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Soya beans before flowering

Sustainable Farming

Brazilian authorities require that new farmland developments are environmentally sustainable and compatible with national and local environmental regulations. Agrifirma’s farming methods are fully compliant with government policy. The company’s strategy is to develop land only in areas where other farm operators have successfully applied for environmental licences in the past.

Our philosophy is that taking care of the environment is the most certain way to obtain the best results from the land which we are developing. Environmentally friendly farming methods make the soil richer and healthier and preserve the land’s potential for future generations.

  • Agrifirma has no operations in the Amazon rainforest or areas at risk of deforestation. The land being developed is typically low density scrubland or pastureland;

  • All set-aside requirements and land preservation notices are scrupulously enforced as a matter of corporate policy. In practice we set aside more land on our farms than is required in law;

  • Brazil has higher set aside requirements than most other countries (20%-35%), and is the only country where farm operators receive no financial compensation for complying with these requirements.

  • Agrifirma has a consultancy arrangement with The Nature Conservancy (TNC), one of the world’s most prominent environmental NGOs, to advise on best environmental practice. We also work with Aliança da Terra;

  • Crop developments are based on state-of-the-art technology, including fertilization, crop rotation, irrigation and weed controls to ensure that our production is sustainable over time;

  • Wherever possible Agrifirma adopts minimum and no-till technology. No-till farming minimises the use of water, saves on fuel consumption and retains natural soil nutrients, which in turn increase yields and reduces carbon emissions;

  • With no-till methods, straw and other organic matter left behind by the previous crop is retained. As a result soil fertility improves, carbon dioxide is retained rather than released into the atmosphere, water is used more efficiently and soil erosion is avoided. Fewer chemical fertilisers and fossil fuels are needed;

  • By adding new grasses on a regular basis, over the life cycle of a farm development, sustainable farming methods ensure that cultivation results in net carbon sequestration rather than a net carbon loss – a major difference from commercial farming operations in the northern hemisphere;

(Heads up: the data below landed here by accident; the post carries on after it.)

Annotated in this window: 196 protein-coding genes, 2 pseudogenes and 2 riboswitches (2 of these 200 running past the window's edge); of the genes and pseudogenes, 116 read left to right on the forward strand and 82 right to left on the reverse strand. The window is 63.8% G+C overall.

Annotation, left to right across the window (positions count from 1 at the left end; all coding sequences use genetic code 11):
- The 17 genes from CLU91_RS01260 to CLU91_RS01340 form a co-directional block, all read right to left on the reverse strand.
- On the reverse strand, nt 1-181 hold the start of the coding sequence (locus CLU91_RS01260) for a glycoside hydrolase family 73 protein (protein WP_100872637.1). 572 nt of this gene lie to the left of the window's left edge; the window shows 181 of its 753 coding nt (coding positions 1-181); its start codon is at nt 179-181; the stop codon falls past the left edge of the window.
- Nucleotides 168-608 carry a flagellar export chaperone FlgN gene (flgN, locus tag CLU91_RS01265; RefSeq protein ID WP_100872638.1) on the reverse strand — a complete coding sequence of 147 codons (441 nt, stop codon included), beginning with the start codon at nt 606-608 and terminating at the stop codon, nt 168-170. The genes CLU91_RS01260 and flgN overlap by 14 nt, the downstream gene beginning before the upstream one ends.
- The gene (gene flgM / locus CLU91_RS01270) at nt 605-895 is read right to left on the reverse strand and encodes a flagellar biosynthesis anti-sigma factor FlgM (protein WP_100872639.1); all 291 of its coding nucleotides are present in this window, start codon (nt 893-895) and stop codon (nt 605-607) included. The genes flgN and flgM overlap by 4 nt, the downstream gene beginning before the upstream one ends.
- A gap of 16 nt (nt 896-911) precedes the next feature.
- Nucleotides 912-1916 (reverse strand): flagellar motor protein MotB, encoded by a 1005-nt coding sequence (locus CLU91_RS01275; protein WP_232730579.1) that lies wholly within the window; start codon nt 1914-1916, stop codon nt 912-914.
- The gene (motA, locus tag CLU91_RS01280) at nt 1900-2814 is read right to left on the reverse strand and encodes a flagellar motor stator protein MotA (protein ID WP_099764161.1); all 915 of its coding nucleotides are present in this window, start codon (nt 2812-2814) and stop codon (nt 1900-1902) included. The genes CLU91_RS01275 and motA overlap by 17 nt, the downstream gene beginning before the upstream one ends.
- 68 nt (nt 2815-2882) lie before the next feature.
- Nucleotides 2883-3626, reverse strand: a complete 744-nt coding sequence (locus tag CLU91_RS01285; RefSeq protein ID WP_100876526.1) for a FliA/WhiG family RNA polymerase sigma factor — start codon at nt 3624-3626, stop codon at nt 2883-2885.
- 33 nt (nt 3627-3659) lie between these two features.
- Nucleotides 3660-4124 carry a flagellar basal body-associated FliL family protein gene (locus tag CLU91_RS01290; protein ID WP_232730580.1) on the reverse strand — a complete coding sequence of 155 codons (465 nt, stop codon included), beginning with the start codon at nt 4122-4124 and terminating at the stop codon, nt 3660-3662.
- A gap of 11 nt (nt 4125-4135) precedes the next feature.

• Agrifirma’s policy is one of 100% compliance with Government regulations on the use of GMO seeds;

  • We regularly monitor the condition of all water sources on our farms (rivers, ponds and wells). To date we have found no traces of fertilizers, chemicals or any other by-product of our farming activities in the water sources. No underground aquifiers are being depleted.

  • Set aside and preservation areas on our farmland are carefully planned so as to link five rivers and create a continuous living space for a wide range of native species.

  • The success of Embrapa, the Brazilian agricultural research institute, in developing methods to allow the cultivation of previously unsuitable soils is an important milestone in the development of new sources of food and animal feed for the world. The breakthrough was highlighted in an article in The Economist (see “The Miracle of the Cerrado”, August 2010);

  • Brazil is the first country in the world to demonstrate that it is possible to achieve world class agricultural yields from commercial farming in a tropical region. All the main food baskets of the world, such as the Prairies in Canada, the Mid West in the United States and the Steppes in Europe, are in temperate zones;

  • Unlike those temperate zones, where ploughing is necessary to grow crops successfully, Brazilian farms are able to make much greater use of no-till and minimum-till farming methods, which produce better carbon retention and ultimately, with the addition of new grasses, sequester more carbon than they use;

  • The Brazilian model therefore holds out the prospect of a material improvement in the current imbalance between supply and demand in the global market for food with a reduced risk of serious and enduring environmental detriment – a positive development for the welfare of mankind in the 21st century;

  • For that to be realized however, it is important that environmentally sustainable farming methods are both encouraged and implemented effectively. Despite the rapid economic growth of the past 20 years, 60% of Brazil’s landmass retains its native biome and landscape. The comparable figure in Europe, after several centuries of cultivation, is less than 1%.

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